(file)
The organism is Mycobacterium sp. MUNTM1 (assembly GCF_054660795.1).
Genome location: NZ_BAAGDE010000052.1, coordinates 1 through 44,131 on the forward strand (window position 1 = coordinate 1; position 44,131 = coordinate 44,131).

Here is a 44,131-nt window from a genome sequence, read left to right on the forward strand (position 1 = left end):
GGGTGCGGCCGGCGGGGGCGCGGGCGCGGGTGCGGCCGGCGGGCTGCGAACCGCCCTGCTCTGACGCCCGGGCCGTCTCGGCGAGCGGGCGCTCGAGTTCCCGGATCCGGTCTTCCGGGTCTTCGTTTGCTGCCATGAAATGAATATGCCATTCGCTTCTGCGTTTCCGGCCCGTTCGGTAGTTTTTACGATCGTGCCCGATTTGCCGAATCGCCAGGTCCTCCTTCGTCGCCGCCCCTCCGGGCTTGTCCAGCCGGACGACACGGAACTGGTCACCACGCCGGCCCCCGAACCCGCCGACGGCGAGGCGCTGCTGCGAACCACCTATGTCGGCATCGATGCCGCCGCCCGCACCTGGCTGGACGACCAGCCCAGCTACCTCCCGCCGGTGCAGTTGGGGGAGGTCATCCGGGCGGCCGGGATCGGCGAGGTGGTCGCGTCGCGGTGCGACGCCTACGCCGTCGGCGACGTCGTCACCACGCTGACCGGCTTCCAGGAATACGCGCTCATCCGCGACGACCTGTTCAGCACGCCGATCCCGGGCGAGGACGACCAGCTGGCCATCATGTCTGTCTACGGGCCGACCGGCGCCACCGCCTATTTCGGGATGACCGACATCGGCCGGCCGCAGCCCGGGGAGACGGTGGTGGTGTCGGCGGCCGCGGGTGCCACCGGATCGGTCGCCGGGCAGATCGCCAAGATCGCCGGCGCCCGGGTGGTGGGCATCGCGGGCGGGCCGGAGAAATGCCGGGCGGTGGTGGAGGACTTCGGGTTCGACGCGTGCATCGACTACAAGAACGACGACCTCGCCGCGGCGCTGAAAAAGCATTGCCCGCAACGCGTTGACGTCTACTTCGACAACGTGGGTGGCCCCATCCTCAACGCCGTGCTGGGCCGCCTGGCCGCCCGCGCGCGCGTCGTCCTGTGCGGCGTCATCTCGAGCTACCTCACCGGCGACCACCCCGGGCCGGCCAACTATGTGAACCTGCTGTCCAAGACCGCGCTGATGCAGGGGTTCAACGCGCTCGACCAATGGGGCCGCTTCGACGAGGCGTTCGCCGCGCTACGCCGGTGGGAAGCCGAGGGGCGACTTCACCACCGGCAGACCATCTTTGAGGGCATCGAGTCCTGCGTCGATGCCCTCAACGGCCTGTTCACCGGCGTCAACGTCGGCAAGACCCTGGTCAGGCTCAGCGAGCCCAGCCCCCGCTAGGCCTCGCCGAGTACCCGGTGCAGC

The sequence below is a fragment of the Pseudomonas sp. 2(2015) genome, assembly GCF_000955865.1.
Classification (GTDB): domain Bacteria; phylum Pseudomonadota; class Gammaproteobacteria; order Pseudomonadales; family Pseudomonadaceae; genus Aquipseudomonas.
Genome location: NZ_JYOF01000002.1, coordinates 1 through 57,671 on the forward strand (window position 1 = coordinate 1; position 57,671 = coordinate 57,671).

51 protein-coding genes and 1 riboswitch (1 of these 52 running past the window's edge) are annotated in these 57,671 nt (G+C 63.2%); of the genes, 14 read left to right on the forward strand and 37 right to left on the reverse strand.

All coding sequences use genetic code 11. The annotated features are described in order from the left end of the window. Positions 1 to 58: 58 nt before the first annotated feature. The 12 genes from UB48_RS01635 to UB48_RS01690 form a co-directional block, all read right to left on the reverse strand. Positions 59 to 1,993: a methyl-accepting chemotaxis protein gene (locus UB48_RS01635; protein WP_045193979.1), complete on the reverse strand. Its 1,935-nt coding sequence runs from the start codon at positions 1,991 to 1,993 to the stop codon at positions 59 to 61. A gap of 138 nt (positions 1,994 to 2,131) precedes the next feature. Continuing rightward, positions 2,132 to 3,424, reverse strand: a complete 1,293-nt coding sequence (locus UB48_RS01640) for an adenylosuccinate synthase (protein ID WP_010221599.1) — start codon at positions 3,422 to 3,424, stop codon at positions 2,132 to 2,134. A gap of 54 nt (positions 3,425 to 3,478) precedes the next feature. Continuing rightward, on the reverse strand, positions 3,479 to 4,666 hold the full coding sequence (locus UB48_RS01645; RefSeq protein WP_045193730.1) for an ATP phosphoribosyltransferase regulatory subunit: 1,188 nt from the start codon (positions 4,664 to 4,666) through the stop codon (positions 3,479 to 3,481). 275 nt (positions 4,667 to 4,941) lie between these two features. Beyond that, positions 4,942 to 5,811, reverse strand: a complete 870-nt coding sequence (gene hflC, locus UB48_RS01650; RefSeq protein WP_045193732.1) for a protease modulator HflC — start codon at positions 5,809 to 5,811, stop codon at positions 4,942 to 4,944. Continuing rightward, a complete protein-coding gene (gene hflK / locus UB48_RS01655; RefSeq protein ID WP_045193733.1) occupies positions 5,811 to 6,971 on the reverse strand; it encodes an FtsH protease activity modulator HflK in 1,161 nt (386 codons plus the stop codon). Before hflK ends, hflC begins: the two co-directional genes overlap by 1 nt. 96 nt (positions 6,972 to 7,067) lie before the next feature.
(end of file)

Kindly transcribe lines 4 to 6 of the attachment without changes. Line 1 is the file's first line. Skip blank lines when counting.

GGGTGCGGCCGGCGGGGGCGCGGGCGCGGGTGCGGCCGGCGGGCTGCGAACCGCCCTGCTCTGACGCCCGGGCCGTCTCGGCGAGCGGGCGCTCGAGTTCCCGGATCCGGTCTTCCGGGTCTTCGTTTGCTGCCATGAAATGAATATGCCATTCGCTTCTGCGTTTCCGGCCCGTTCGGTAGTTTTTACGATCGTGCCCGATTTGCCGAATCGCCAGGTCCTCCTTCGTCGCCGCCCCTCCGGGCTTGTCCAGCCGGACGACACGGAACTGGTCACCACGCCGGCCCCCGAACCCGCCGACGGCGAGGCGCTGCTGCGAACCACCTATGTCGGCATCGATGCCGCCGCCCGCACCTGGCTGGACGACCAGCCCAGCTACCTCCCGCCGGTGCAGTTGGGGGAGGTCATCCGGGCGGCCGGGATCGGCGAGGTGGTCGCGTCGCGGTGCGACGCCTACGCCGTCGGCGACGTCGTCACCACGCTGACCGGCTTCCAGGAATACGCGCTCATCCGCGACGACCTGTTCAGCACGCCGATCCCGGGCGAGGACGACCAGCTGGCCATCATGTCTGTCTACGGGCCGACCGGCGCCACCGCCTATTTCGGGATGACCGACATCGGCCGGCCGCAGCCCGGGGAGACGGTGGTGGTGTCGGCGGCCGCGGGTGCCACCGGATCGGTCGCCGGGCAGATCGCCAAGATCGCCGGCGCCCGGGTGGTGGGCATCGCGGGCGGGCCGGAGAAATGCCGGGCGGTGGTGGAGGACTTCGGGTTCGACGCGTGCATCGACTACAAGAACGACGACCTCGCCGCGGCGCTGAAAAAGCATTGCCCGCAACGCGTTGACGTCTACTTCGACAACGTGGGTGGCCCCATCCTCAACGCCGTGCTGGGCCGCCTGGCCGCCCGCGCGCGCGTCGTCCTGTGCGGCGTCATCTCGAGCTACCTCACCGGCGACCACCCCGGGCCGGCCAACTATGTGAACCTGCTGTCCAAGACCGCGCTGATGCAGGGGTTCAACGCGCTCGACCAATGGGGCCGCTTCGACGAGGCGTTCGCCGCGCTACGCCGGTGGGAAGCCGAGGGGCGACTTCACCACCGGCAGACCATCTTTGAGGGCATCGAGTCCTGCGTCGATGCCCTCAACGGCCTGTTCACCGGCGTCAACGTCGGCAAGACCCTGGTCAGGCTCAGCGAGCCCAGCCCCCGCTAGGCCTCGCCGAGTACCCGGTGCAGC

The sequence below is a fragment of the Pseudomonas sp. 2(2015) genome, assembly GCF_000955865.1.
Classification (GTDB): domain Bacteria; phylum Pseudomonadota; class Gammaproteobacteria; order Pseudomonadales; family Pseudomonadaceae; genus Aquipseudomonas.